Millinn3um (M3) Chess
This is a variation on traditional chess that does not require any knowledge of additional pieces or movements. It was actually created by my son Dimitri Williams when he was about 9 years old and we have subtely refined it through gameplay and teaching it to others. We have been playing chess since he was about three and I started buying various colored piece sets to keep the games visually stimulating. I would always order two sets of pieces so that we would have backups if some got lost so, over a couple of years, we had about five different colors of double sets. My son came up with the original variant he called Mega Chess where it was the standard pieces but you could set them up in a symmetrical line-up (each side of your pieces had to be a mirror of the other) with the king and queen being in their standard positions. This eventually evolved into adding in a whole additional set of pieces to the mix, with players being able to bring the pieces onto the board in symmetrical positions.
The setup involves each player having two full sets of pieces. Each player is able to set their side of the board using as many (or as few) pieces as they want. The two kings are the only pieces that have to start on the board. Pieces can be placed anywhere on a player's side of the board but must be placed in symmetrical positions: when each player is set to start the game, the right half of their board should be an exact mirror of the left side.
*Because of the widely varying setups and potential for a player to alter their piece placement based on how their opponent is setting up, it is recommended to use a partition of some sort. A piece of paper held up between the two sides while setting up is generally sufficient. My son and I usually depend on the honor system that we are not looking at the other's setup to determine our own.*
The pieces and movements for M3 chess are the same as for standard chess. The main difference with M3 chess is how the pieces are introduced into the game. A player can take a turn to bring in two pieces at a time into any symmetrical spaces on their side of the board. The same position MUST be open on both sides of the board to bring the pieces in. They cannot be brought in one at a time or onto spaces that do not directly mirror each other.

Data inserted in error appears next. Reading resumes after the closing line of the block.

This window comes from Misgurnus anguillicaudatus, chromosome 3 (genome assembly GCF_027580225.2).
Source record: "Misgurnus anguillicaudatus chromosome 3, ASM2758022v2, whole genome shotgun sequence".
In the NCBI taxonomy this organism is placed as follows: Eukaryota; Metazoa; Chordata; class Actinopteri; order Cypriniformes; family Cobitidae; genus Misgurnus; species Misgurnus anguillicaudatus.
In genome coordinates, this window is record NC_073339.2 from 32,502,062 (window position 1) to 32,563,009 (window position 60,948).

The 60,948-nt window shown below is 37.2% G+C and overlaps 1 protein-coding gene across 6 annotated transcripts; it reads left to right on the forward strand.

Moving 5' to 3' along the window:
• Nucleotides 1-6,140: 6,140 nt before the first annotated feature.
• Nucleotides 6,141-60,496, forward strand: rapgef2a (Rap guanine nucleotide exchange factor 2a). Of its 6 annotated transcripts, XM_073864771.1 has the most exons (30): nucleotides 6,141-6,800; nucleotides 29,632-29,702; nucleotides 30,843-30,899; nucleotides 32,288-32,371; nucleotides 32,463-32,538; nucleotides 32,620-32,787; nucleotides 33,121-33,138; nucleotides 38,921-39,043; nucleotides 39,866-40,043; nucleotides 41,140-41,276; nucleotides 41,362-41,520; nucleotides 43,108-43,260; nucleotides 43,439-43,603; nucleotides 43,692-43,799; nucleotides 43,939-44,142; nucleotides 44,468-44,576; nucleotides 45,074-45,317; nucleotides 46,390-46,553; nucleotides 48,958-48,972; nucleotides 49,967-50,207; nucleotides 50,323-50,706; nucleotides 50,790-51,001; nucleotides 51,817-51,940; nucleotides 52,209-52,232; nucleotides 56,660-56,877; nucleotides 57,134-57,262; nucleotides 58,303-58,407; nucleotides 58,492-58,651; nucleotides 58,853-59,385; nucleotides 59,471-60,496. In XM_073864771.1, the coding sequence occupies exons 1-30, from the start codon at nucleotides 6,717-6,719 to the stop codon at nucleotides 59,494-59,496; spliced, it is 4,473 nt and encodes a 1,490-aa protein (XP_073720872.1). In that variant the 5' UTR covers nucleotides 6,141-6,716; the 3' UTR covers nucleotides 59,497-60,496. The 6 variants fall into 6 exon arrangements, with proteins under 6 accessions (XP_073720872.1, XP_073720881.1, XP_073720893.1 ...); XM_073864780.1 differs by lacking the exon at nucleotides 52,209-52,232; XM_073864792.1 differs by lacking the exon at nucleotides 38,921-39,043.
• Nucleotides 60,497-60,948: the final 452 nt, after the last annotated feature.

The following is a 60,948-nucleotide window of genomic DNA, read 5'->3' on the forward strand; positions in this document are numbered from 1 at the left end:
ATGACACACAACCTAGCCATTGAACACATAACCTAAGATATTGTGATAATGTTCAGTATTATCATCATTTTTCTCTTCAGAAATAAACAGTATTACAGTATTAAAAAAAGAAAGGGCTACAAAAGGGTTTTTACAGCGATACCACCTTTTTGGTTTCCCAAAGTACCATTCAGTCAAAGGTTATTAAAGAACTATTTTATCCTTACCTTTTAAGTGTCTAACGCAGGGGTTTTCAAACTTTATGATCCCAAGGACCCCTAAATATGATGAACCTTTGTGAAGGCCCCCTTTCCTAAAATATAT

All of the pieces in M3 chess move the same as in regular chess. However, there are a few key differences in game play:
- There is no designated color that starts the game. Other methods such as A1, a coin flip, or piece-in-hand choosing can determine who goes first.
- There is no maximum amount of on-board pieces that a player can start the game with, and each player's two kings are the only pieces reguired to be on the board at the start of the game.
- If you have both kings on the board, you are not obligated to move out of check if one of them is in jeopardy: you can sacrifice a king if you so choose. If you only have one king left, you must move out of check as in standard chess. The game is won when one king is captured and the other is put in checkmate.
- There are no promotions of any pieces.
We have been playing this game at our local coffeeshop for years and have taught it to a few people. Some people are strict traditionalists but everyone agrees it is an interesting and easy to learn variant. I can't figure out how to use the Diagram Designer for pix but will keep trying. Please ffeel free to contact me if you have any questions, comments, or recommendations. Thanks!
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By Michael Williams.
Web page created: 2019-10-02. Web page last updated: 2019-10-02